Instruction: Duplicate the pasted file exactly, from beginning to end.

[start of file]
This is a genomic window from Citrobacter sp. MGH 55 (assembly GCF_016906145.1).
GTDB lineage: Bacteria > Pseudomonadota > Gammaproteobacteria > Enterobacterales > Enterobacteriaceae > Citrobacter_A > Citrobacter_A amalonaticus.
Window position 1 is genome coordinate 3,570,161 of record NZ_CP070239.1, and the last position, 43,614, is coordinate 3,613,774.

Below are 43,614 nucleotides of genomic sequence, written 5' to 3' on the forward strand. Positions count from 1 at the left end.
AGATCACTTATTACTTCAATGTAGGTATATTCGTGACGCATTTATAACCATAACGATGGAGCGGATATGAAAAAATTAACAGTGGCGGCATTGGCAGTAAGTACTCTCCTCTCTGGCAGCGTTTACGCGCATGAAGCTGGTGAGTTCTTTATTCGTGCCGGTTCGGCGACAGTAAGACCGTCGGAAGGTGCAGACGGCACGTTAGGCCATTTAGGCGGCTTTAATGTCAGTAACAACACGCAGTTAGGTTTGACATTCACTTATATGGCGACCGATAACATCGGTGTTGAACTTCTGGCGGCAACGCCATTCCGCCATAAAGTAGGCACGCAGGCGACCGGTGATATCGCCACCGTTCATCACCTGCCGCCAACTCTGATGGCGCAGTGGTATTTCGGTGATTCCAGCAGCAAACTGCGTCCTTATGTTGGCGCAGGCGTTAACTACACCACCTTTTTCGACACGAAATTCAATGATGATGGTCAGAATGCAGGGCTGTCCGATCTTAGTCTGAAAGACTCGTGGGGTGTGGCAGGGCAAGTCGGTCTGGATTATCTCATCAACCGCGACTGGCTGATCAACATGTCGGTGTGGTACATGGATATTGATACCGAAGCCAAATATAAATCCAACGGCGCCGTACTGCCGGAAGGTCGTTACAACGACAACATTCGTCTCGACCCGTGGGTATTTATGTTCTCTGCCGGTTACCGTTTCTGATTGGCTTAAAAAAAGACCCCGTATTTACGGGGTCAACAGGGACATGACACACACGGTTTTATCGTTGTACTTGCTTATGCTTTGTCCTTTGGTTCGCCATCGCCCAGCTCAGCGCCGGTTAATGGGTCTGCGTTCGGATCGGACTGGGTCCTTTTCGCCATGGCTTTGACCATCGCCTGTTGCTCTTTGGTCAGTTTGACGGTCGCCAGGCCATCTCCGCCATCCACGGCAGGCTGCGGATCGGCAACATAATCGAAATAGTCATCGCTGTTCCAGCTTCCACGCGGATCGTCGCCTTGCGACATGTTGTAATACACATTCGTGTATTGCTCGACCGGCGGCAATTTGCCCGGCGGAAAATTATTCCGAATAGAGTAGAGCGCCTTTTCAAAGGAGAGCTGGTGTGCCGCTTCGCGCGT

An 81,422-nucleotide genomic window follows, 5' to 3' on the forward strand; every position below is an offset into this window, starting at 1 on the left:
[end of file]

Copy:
This is a genomic window from Citrobacter sp. MGH 55 (assembly GCF_016906145.1).
GTDB lineage: Bacteria > Pseudomonadota > Gammaproteobacteria > Enterobacterales > Enterobacteriaceae > Citrobacter_A > Citrobacter_A amalonaticus.
Window position 1 is genome coordinate 3,570,161 of record NZ_CP070239.1, and the last position, 43,614, is coordinate 3,613,774.

Below are 43,614 nucleotides of genomic sequence, written 5' to 3' on the forward strand. Positions count from 1 at the left end.
AGATCACTTATTACTTCAATGTAGGTATATTCGTGACGCATTTATAACCATAACGATGGAGCGGATATGAAAAAATTAACAGTGGCGGCATTGGCAGTAAGTACTCTCCTCTCTGGCAGCGTTTACGCGCATGAAGCTGGTGAGTTCTTTATTCGTGCCGGTTCGGCGACAGTAAGACCGTCGGAAGGTGCAGACGGCACGTTAGGCCATTTAGGCGGCTTTAATGTCAGTAACAACACGCAGTTAGGTTTGACATTCACTTATATGGCGACCGATAACATCGGTGTTGAACTTCTGGCGGCAACGCCATTCCGCCATAAAGTAGGCACGCAGGCGACCGGTGATATCGCCACCGTTCATCACCTGCCGCCAACTCTGATGGCGCAGTGGTATTTCGGTGATTCCAGCAGCAAACTGCGTCCTTATGTTGGCGCAGGCGTTAACTACACCACCTTTTTCGACACGAAATTCAATGATGATGGTCAGAATGCAGGGCTGTCCGATCTTAGTCTGAAAGACTCGTGGGGTGTGGCAGGGCAAGTCGGTCTGGATTATCTCATCAACCGCGACTGGCTGATCAACATGTCGGTGTGGTACATGGATATTGATACCGAAGCCAAATATAAATCCAACGGCGCCGTACTGCCGGAAGGTCGTTACAACGACAACATTCGTCTCGACCCGTGGGTATTTATGTTCTCTGCCGGTTACCGTTTCTGATTGGCTTAAAAAAAGACCCCGTATTTACGGGGTCAACAGGGACATGACACACACGGTTTTATCGTTGTACTTGCTTATGCTTTGTCCTTTGGTTCGCCATCGCCCAGCTCAGCGCCGGTTAATGGGTCTGCGTTCGGATCGGACTGGGTCCTTTTCGCCATGGCTTTGACCATCGCCTGTTGCTCTTTGGTCAGTTTGACGGTCGCCAGGCCATCTCCGCCATCCACGGCAGGCTGCGGATCGGCAACATAATCGAAATAGTCATCGCTGTTCCAGCTTCCACGCGGATCGTCGCCTTGCGACATGTTGTAATACACATTCGTGTATTGCTCGACCGGCGGCAATTTGCCCGGCGGAAAATTATTCCGAATAGAGTAGAGCGCCTTTTCAAAGGAGAGCTGGTGTGCCGCTTCGCGCGT

An 81,422-nucleotide genomic window follows, 5' to 3' on the forward strand; every position below is an offset into this window, starting at 1 on the left: